1. Content is king. This cannot be over-emphasized enough. Always provide quality content for your readers. If you find that you are unable to come up with interesting, pertinent content on a regular basis, post less often. Do not allow the quality of your content to degrade.

2. NEVER take your readers for granted. Your audience is your basis for being. Thank them for their participation, be sure to respond to their e-mails, and never insult their intelligence.

3. Blogging is a huge time commitment. Well, it can be if you post regularly and plan on successfully marketing your blog. Often, new bloggers underestimate the time needed to successfully operate a blog.

4. Become a part of the blogosphere community. This means commenting on other blogs, adding trackbacks to your posts, linking to other blogs via your blogroll, and leveraging community widgets to enhance your blog experience for readers. This will help build your traffic, provide incoming links, and ensure a certain level of exposure for your blog. Furthermore, community participation will also provide valuable networking opportunities with other bloggers, Internet enthusiasts, and company exceutives.

5. Have a goal and a vision when you begin blogging. What is your reason for blogging? Do you want to provide an update for friends and family, or do you want to write articles on a given niche? Everyone has a different reason and underlying motivation for blogging. Money and financial returns should not be a primary motivator, nor should notoriety and fame.

6. Make yourself extremely accessible to readers. By prominently displaying your contact information and allowing easy communication with readers, you will be bridging the gap and creating a more loyal, trustworthy following. Having said that, you must also make a strong effort to reply to comments and e-mails in a prompt, thoughtful manner.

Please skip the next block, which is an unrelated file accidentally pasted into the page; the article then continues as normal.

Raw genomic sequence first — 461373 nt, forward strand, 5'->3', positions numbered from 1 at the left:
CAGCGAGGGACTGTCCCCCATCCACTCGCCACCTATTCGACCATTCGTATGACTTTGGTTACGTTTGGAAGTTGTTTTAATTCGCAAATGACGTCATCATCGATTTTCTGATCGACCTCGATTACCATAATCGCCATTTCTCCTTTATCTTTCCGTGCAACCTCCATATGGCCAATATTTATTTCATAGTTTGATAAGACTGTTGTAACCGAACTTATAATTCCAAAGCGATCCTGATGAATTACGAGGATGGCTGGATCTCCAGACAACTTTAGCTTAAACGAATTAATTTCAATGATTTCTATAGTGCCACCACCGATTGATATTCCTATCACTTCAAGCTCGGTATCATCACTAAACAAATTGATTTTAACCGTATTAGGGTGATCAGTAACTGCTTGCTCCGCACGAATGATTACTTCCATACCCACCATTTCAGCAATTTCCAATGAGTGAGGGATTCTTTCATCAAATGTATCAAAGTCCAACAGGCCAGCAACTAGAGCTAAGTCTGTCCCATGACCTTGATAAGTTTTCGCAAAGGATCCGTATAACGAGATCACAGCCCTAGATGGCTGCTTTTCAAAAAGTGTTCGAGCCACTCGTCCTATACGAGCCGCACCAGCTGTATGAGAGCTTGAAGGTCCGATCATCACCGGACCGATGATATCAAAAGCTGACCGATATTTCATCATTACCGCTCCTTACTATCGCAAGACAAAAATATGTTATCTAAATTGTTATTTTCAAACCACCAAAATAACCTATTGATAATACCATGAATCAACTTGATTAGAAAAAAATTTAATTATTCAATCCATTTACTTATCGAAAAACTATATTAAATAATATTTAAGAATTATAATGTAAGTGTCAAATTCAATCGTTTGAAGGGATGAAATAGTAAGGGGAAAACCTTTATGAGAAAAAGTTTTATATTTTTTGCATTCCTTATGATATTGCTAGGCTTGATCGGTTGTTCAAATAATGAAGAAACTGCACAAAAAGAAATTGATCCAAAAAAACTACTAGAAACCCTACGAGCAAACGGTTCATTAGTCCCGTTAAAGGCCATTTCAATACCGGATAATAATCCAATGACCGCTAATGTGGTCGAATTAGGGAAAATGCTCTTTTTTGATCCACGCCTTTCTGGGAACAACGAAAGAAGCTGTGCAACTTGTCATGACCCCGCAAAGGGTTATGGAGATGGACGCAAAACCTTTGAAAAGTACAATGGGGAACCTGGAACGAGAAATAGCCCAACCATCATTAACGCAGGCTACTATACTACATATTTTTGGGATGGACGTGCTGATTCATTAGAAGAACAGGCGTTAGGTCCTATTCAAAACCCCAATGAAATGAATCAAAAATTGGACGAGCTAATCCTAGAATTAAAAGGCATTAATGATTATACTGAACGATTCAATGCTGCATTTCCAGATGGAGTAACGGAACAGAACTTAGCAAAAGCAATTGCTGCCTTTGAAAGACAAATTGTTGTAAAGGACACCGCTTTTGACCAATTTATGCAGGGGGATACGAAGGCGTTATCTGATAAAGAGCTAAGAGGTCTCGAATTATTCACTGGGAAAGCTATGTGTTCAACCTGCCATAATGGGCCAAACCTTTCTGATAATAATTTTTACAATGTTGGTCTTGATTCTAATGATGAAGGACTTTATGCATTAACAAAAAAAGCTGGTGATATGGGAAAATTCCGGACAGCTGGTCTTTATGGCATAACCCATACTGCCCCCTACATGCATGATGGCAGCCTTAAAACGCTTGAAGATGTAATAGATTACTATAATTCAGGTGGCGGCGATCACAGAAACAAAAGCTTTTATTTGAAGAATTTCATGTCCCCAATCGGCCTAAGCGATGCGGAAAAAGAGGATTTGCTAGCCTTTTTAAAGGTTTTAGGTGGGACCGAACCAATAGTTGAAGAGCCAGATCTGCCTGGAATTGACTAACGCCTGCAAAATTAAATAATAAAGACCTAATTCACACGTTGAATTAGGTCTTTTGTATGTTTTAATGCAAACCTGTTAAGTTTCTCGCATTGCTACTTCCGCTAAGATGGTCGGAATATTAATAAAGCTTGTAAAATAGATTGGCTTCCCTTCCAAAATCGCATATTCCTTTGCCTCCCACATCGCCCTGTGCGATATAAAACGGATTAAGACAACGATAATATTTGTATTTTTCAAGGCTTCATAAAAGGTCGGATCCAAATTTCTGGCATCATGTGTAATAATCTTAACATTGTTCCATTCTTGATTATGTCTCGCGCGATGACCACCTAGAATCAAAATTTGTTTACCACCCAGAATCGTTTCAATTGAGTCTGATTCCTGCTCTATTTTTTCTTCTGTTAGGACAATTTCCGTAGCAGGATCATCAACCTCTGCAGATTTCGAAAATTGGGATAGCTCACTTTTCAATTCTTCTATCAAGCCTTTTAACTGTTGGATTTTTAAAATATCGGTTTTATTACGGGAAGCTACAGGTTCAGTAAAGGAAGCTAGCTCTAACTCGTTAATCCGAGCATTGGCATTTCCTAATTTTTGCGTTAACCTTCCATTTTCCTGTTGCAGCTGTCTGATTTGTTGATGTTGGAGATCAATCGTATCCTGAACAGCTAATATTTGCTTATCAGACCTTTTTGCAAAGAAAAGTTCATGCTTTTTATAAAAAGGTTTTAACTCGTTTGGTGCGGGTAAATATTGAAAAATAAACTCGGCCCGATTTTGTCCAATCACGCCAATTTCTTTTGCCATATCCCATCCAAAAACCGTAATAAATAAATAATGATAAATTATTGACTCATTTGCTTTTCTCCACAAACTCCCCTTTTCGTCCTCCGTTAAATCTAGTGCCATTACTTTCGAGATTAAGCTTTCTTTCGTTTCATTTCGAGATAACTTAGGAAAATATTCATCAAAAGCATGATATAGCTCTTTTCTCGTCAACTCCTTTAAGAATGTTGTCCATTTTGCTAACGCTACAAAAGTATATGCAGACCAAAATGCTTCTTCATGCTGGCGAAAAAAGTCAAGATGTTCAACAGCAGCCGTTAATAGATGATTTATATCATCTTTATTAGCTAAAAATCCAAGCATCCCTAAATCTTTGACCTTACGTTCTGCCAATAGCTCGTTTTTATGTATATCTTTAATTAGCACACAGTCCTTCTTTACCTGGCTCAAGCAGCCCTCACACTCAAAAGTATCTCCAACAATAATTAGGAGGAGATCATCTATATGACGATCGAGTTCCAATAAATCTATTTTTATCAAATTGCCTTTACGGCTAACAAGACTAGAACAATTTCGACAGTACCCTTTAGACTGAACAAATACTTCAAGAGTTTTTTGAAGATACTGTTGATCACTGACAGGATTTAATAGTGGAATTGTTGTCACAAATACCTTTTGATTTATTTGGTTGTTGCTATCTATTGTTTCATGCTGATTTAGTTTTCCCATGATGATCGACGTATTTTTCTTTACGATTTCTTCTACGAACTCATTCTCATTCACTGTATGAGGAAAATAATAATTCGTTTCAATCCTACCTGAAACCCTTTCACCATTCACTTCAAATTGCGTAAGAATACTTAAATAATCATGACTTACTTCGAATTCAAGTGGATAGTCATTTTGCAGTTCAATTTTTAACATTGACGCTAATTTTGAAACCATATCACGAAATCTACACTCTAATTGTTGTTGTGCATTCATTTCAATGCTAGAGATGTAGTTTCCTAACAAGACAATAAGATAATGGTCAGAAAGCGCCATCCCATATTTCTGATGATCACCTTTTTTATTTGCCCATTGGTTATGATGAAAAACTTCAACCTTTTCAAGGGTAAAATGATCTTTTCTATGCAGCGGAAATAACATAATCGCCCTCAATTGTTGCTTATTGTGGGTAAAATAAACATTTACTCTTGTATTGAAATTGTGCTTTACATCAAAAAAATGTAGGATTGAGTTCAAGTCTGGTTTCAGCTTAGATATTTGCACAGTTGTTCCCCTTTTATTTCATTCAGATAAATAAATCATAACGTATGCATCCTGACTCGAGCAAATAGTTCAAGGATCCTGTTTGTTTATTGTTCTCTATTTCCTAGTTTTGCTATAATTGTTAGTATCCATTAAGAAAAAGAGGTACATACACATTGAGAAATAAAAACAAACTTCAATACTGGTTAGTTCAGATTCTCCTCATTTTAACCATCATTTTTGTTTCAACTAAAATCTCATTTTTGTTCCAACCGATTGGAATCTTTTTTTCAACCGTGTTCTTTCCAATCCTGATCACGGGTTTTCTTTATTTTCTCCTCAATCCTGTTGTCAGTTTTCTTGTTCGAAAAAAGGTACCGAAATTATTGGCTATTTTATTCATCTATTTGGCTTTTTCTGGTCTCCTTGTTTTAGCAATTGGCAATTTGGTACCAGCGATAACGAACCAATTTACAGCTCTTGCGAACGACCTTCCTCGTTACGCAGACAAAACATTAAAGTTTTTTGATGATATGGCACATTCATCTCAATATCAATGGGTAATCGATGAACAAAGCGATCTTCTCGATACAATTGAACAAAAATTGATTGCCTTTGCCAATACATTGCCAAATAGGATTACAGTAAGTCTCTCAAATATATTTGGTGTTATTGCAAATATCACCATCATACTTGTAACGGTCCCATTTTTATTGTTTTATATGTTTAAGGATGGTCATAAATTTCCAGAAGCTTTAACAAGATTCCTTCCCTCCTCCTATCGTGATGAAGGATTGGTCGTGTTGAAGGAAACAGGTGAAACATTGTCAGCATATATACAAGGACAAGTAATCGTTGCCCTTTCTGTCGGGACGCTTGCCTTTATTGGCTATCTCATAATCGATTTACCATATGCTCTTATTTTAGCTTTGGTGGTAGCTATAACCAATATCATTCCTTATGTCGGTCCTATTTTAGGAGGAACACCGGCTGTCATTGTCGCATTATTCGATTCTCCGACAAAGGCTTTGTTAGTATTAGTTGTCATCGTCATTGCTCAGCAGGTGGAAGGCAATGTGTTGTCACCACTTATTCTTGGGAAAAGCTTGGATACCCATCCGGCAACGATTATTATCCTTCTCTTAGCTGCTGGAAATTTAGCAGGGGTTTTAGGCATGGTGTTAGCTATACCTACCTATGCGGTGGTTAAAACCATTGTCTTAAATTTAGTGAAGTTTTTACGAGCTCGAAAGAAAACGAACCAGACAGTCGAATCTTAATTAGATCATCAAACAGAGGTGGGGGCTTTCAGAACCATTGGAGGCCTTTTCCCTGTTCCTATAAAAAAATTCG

7. Post on a consistent basis. This doesn’t mean you need to post daily. What it means is that you must post on a consistent basis, whether it be once every two days, weekly, or even monthly. This way, your readers will know when to expect another post and do not become frustrated by an inconsistent posting schedule.

8. Stay on topic. Don’t sway too much from your initial niche and begin posting off topic. This not only disgruntles readers, but also ruins trust and loyalty. Providing high quality content in a given niche will help shape your space in the blogosphere and showcase your expertise.

9. Don’t regurgitate other blogs’ content. Numerous blogs simply choose to paraphrase other blogs or re-write articles in their own words. This provides no value to the reader, as he/she can simply visit the cited location. Every post must provide a unique perspective or view.

10. Don’t be discouraged by stats. It takes time to build a reader base. By posting quality content on a regular basis and participating in the blogosphere community, increased readership is inevitable. Stats can be discouraging at times, but you must stick with your initial vision. Quality and consistency will translate into surprising success.

11. Make design changes every once in awhile. In other words, keep a fresh look. This may mean changes to the overall design, colour schemes, widgets, layout, etc… By making regular changes, you will be providing a fresh look for you and your readers, creating a more enjoyable experience.